Prentice Hall, 2002 32 Major Categories of Applications of E-Government (cont.) Governments Disseminate information Conduct training Help find employment Electronic benefits transfer (EBT) is an example of G2C applications System relies on a single smart card that accesses cash and food benefits Recipients either get electronic transfers to bank account or download to smart card Reduces fraud
Prentice Hall, 2002 33 Major Categories of Applications of E-Government (cont.) Government-to-business and business–to- government E-procurement Large amounts of MROs and materials direct from many suppliers Uses basically a reverse auction system E-auctions Auction surpluses from vehicles to real estate May use 3 rd -party site
Prentice Hall, 2002 34 Major Categories of Applications of E-Government (cont.) Government-to-government Intelink—sharing information between intelligence agencies Buyers.gov—general services administration Federal case registry—health and human services Procurement marketing and access network— small business administration Government-to-employees—e-services for employees
Prentice Hall, 2002 35 Implementing E-Government Stage 1: information publishing/dissemination Individual government departments set up their own Web sites that provide: Information about them Range of services available Contacts for further assistance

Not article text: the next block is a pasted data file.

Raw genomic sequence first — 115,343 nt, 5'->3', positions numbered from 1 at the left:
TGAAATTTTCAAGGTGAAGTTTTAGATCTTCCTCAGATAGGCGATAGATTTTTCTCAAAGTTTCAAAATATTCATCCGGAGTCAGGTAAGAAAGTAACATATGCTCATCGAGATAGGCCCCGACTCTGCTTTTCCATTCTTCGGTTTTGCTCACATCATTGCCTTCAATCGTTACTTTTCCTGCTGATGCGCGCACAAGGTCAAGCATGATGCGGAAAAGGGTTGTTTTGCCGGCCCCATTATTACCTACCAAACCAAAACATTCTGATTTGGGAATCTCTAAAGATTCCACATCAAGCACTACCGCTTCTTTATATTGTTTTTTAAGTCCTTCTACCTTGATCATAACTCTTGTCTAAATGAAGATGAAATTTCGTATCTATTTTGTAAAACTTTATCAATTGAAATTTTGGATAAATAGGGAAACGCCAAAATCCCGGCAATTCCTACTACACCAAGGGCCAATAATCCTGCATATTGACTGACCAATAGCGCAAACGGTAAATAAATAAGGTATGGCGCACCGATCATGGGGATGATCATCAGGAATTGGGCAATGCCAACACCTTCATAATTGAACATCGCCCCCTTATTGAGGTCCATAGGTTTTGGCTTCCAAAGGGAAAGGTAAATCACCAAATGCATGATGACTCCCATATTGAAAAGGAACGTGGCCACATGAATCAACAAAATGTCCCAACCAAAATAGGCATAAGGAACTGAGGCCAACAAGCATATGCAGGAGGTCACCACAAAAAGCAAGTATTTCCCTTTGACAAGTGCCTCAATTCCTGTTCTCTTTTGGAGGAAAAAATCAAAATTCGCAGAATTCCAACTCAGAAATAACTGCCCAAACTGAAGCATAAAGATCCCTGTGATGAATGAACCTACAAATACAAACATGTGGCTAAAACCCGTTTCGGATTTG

Prentice Hall, 2002 36 Implementing E-Government (cont.) Stage 2: official two-way transactions Using legally valid digital signatures and secure Web sites, customers: Submit personal information Conduct monetary transactions Customers must be convinced that: System keeps their information private System is free of piracy
Prentice Hall, 2002 37 Implementing E-Government (cont.) Stage 3: multipurpose portals Customer-centric governments enhance service delivery Customer needs can cut across department boundaries, portal allows customers to use single point-of-entry to: Send and receive information Process monetary transactions across multiple departments
Prentice Hall, 2002 38 Implementing E-Government (cont.) Stage 4: portal personalization Customers can access a variety of services at a single Web site Customers can customize portals with their desired features Requires sophisticated Web programming allowing interfaces Added benefit is that governments get a more accurate read on customer preference Electronic services Non-electronic services